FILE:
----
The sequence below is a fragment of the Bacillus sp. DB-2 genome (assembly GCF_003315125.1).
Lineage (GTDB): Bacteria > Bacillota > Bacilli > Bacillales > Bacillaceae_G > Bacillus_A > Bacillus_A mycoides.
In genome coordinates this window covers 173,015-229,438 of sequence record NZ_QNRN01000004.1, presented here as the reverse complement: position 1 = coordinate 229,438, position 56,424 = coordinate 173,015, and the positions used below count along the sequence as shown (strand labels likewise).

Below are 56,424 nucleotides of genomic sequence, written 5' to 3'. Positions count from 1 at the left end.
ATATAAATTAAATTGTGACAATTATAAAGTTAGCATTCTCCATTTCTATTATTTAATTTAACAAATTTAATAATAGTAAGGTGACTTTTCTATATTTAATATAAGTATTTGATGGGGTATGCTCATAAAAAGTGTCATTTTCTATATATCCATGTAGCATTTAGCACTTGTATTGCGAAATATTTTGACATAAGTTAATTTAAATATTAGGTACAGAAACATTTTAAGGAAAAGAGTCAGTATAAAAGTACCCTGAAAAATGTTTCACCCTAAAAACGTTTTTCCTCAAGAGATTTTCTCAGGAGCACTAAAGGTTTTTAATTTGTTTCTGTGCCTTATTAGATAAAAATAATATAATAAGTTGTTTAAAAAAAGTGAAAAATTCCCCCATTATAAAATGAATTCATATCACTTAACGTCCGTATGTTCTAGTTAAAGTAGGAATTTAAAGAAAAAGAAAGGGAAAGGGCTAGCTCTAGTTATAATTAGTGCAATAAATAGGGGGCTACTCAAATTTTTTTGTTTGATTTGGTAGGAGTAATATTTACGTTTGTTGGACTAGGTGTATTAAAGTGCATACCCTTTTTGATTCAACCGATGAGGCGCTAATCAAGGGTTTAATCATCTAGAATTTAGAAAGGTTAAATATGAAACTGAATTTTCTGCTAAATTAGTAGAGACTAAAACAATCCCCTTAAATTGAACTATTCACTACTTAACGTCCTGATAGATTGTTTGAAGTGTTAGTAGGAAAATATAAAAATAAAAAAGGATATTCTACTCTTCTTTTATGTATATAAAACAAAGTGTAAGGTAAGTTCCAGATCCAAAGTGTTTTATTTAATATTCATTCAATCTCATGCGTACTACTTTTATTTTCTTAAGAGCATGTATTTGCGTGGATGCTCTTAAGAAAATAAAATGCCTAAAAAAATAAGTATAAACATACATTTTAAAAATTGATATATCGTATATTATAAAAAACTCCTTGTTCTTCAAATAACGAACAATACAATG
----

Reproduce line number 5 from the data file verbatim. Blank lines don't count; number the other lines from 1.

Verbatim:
ATATAAATTAAATTGTGACAATTATAAAGTTAGCATTCTCCATTTCTATTATTTAATTTAACAAATTTAATAATAGTAAGGTGACTTTTCTATATTTAATATAAGTATTTGATGGGGTATGCTCATAAAAAGTGTCATTTTCTATATATCCATGTAGCATTTAGCACTTGTATTGCGAAATATTTTGACATAAGTTAATTTAAATATTAGGTACAGAAACATTTTAAGGAAAAGAGTCAGTATAAAAGTACCCTGAAAAATGTTTCACCCTAAAAACGTTTTTCCTCAAGAGATTTTCTCAGGAGCACTAAAGGTTTTTAATTTGTTTCTGTGCCTTATTAGATAAAAATAATATAATAAGTTGTTTAAAAAAAGTGAAAAATTCCCCCATTATAAAATGAATTCATATCACTTAACGTCCGTATGTTCTAGTTAAAGTAGGAATTTAAAGAAAAAGAAAGGGAAAGGGCTAGCTCTAGTTATAATTAGTGCAATAAATAGGGGGCTACTCAAATTTTTTTGTTTGATTTGGTAGGAGTAATATTTACGTTTGTTGGACTAGGTGTATTAAAGTGCATACCCTTTTTGATTCAACCGATGAGGCGCTAATCAAGGGTTTAATCATCTAGAATTTAGAAAGGTTAAATATGAAACTGAATTTTCTGCTAAATTAGTAGAGACTAAAACAATCCCCTTAAATTGAACTATTCACTACTTAACGTCCTGATAGATTGTTTGAAGTGTTAGTAGGAAAATATAAAAATAAAAAAGGATATTCTACTCTTCTTTTATGTATATAAAACAAAGTGTAAGGTAAGTTCCAGATCCAAAGTGTTTTATTTAATATTCATTCAATCTCATGCGTACTACTTTTATTTTCTTAAGAGCATGTATTTGCGTGGATGCTCTTAAGAAAATAAAATGCCTAAAAAAATAAGTATAAACATACATTTTAAAAATTGATATATCGTATATTATAAAAAACTCCTTGTTCTTCAAATAACGAACAATACAATG